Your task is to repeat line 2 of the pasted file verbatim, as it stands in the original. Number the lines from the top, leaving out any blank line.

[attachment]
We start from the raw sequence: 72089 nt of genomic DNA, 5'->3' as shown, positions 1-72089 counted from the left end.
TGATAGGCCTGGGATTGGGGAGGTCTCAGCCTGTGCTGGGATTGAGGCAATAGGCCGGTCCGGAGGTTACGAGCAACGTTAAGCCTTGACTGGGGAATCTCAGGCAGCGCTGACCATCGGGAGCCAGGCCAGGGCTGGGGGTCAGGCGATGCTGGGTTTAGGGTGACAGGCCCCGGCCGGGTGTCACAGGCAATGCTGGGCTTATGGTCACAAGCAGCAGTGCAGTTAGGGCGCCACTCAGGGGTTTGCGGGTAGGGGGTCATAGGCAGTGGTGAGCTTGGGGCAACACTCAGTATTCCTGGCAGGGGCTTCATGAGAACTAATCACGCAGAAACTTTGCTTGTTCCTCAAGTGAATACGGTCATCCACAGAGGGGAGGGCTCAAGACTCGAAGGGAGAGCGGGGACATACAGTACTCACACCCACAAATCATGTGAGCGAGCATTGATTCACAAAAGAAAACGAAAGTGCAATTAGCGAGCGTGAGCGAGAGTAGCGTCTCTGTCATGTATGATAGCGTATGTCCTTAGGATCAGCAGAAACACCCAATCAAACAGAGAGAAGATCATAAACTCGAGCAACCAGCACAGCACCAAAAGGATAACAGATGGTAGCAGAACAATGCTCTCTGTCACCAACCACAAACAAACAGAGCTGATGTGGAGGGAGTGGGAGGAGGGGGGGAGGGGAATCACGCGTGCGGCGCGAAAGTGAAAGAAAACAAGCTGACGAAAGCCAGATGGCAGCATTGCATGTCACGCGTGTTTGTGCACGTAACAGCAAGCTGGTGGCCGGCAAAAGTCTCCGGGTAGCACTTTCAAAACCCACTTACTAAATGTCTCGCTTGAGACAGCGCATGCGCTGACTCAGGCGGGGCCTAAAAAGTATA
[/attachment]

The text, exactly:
TGATAGGCCTGGGATTGGGGAGGTCTCAGCCTGTGCTGGGATTGAGGCAATAGGCCGGTCCGGAGGTTACGAGCAACGTTAAGCCTTGACTGGGGAATCTCAGGCAGCGCTGACCATCGGGAGCCAGGCCAGGGCTGGGGGTCAGGCGATGCTGGGTTTAGGGTGACAGGCCCCGGCCGGGTGTCACAGGCAATGCTGGGCTTATGGTCACAAGCAGCAGTGCAGTTAGGGCGCCACTCAGGGGTTTGCGGGTAGGGGGTCATAGGCAGTGGTGAGCTTGGGGCAACACTCAGTATTCCTGGCAGGGGCTTCATGAGAACTAATCACGCAGAAACTTTGCTTGTTCCTCAAGTGAATACGGTCATCCACAGAGGGGAGGGCTCAAGACTCGAAGGGAGAGCGGGGACATACAGTACTCACACCCACAAATCATGTGAGCGAGCATTGATTCACAAAAGAAAACGAAAGTGCAATTAGCGAGCGTGAGCGAGAGTAGCGTCTCTGTCATGTATGATAGCGTATGTCCTTAGGATCAGCAGAAACACCCAATCAAACAGAGAGAAGATCATAAACTCGAGCAACCAGCACAGCACCAAAAGGATAACAGATGGTAGCAGAACAATGCTCTCTGTCACCAACCACAAACAAACAGAGCTGATGTGGAGGGAGTGGGAGGAGGGGGGGAGGGGAATCACGCGTGCGGCGCGAAAGTGAAAGAAAACAAGCTGACGAAAGCCAGATGGCAGCATTGCATGTCACGCGTGTTTGTGCACGTAACAGCAAGCTGGTGGCCGGCAAAAGTCTCCGGGTAGCACTTTCAAAACCCACTTACTAAATGTCTCGCTTGAGACAGCGCATGCGCTGACTCAGGCGGGGCCTAAAAAGTATA